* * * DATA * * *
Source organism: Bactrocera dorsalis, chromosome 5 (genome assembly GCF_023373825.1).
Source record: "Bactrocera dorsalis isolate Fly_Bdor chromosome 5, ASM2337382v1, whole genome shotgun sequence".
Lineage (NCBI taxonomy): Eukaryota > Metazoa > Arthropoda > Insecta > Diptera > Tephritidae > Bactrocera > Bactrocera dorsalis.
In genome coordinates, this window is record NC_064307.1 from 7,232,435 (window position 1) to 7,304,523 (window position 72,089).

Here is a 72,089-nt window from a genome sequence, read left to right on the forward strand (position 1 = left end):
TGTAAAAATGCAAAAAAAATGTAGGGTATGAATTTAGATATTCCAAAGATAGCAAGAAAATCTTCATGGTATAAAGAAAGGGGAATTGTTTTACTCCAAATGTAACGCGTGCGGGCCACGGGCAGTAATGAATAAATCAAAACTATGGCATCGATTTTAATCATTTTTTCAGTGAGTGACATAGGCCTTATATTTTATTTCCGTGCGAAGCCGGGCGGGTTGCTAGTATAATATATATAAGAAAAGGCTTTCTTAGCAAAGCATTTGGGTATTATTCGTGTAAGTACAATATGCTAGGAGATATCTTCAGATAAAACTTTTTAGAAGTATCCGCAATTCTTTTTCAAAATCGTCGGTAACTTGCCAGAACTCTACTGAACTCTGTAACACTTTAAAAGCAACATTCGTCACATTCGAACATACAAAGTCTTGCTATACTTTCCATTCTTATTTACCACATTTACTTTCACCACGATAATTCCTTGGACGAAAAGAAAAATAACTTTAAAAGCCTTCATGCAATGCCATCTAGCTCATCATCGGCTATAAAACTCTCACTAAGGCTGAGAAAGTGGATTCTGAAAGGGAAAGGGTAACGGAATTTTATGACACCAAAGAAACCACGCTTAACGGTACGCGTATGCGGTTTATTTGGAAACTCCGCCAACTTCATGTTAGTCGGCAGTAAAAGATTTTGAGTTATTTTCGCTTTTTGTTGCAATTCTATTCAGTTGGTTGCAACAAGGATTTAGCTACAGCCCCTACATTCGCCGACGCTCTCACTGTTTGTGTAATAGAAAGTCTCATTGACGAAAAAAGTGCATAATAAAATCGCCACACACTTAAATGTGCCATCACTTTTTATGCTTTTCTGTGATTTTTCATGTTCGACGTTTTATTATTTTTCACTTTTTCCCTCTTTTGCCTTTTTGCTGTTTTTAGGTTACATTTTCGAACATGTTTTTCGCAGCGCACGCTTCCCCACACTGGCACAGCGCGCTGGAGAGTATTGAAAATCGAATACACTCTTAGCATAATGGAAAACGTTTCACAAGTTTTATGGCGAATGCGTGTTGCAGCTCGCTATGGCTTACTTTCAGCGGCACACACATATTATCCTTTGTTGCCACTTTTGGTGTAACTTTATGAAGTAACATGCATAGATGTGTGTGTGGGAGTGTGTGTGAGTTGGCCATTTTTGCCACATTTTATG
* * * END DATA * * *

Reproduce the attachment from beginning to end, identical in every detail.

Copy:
Source organism: Bactrocera dorsalis, chromosome 5 (genome assembly GCF_023373825.1).
Source record: "Bactrocera dorsalis isolate Fly_Bdor chromosome 5, ASM2337382v1, whole genome shotgun sequence".
Lineage (NCBI taxonomy): Eukaryota > Metazoa > Arthropoda > Insecta > Diptera > Tephritidae > Bactrocera > Bactrocera dorsalis.
In genome coordinates, this window is record NC_064307.1 from 7,232,435 (window position 1) to 7,304,523 (window position 72,089).

Here is a 72,089-nt window from a genome sequence, read left to right on the forward strand (position 1 = left end):
TGTAAAAATGCAAAAAAAATGTAGGGTATGAATTTAGATATTCCAAAGATAGCAAGAAAATCTTCATGGTATAAAGAAAGGGGAATTGTTTTACTCCAAATGTAACGCGTGCGGGCCACGGGCAGTAATGAATAAATCAAAACTATGGCATCGATTTTAATCATTTTTTCAGTGAGTGACATAGGCCTTATATTTTATTTCCGTGCGAAGCCGGGCGGGTTGCTAGTATAATATATATAAGAAAAGGCTTTCTTAGCAAAGCATTTGGGTATTATTCGTGTAAGTACAATATGCTAGGAGATATCTTCAGATAAAACTTTTTAGAAGTATCCGCAATTCTTTTTCAAAATCGTCGGTAACTTGCCAGAACTCTACTGAACTCTGTAACACTTTAAAAGCAACATTCGTCACATTCGAACATACAAAGTCTTGCTATACTTTCCATTCTTATTTACCACATTTACTTTCACCACGATAATTCCTTGGACGAAAAGAAAAATAACTTTAAAAGCCTTCATGCAATGCCATCTAGCTCATCATCGGCTATAAAACTCTCACTAAGGCTGAGAAAGTGGATTCTGAAAGGGAAAGGGTAACGGAATTTTATGACACCAAAGAAACCACGCTTAACGGTACGCGTATGCGGTTTATTTGGAAACTCCGCCAACTTCATGTTAGTCGGCAGTAAAAGATTTTGAGTTATTTTCGCTTTTTGTTGCAATTCTATTCAGTTGGTTGCAACAAGGATTTAGCTACAGCCCCTACATTCGCCGACGCTCTCACTGTTTGTGTAATAGAAAGTCTCATTGACGAAAAAAGTGCATAATAAAATCGCCACACACTTAAATGTGCCATCACTTTTTATGCTTTTCTGTGATTTTTCATGTTCGACGTTTTATTATTTTTCACTTTTTCCCTCTTTTGCCTTTTTGCTGTTTTTAGGTTACATTTTCGAACATGTTTTTCGCAGCGCACGCTTCCCCACACTGGCACAGCGCGCTGGAGAGTATTGAAAATCGAATACACTCTTAGCATAATGGAAAACGTTTCACAAGTTTTATGGCGAATGCGTGTTGCAGCTCGCTATGGCTTACTTTCAGCGGCACACACATATTATCCTTTGTTGCCACTTTTGGTGTAACTTTATGAAGTAACATGCATAGATGTGTGTGTGGGAGTGTGTGTGAGTTGGCCATTTTTGCCACATTTTATG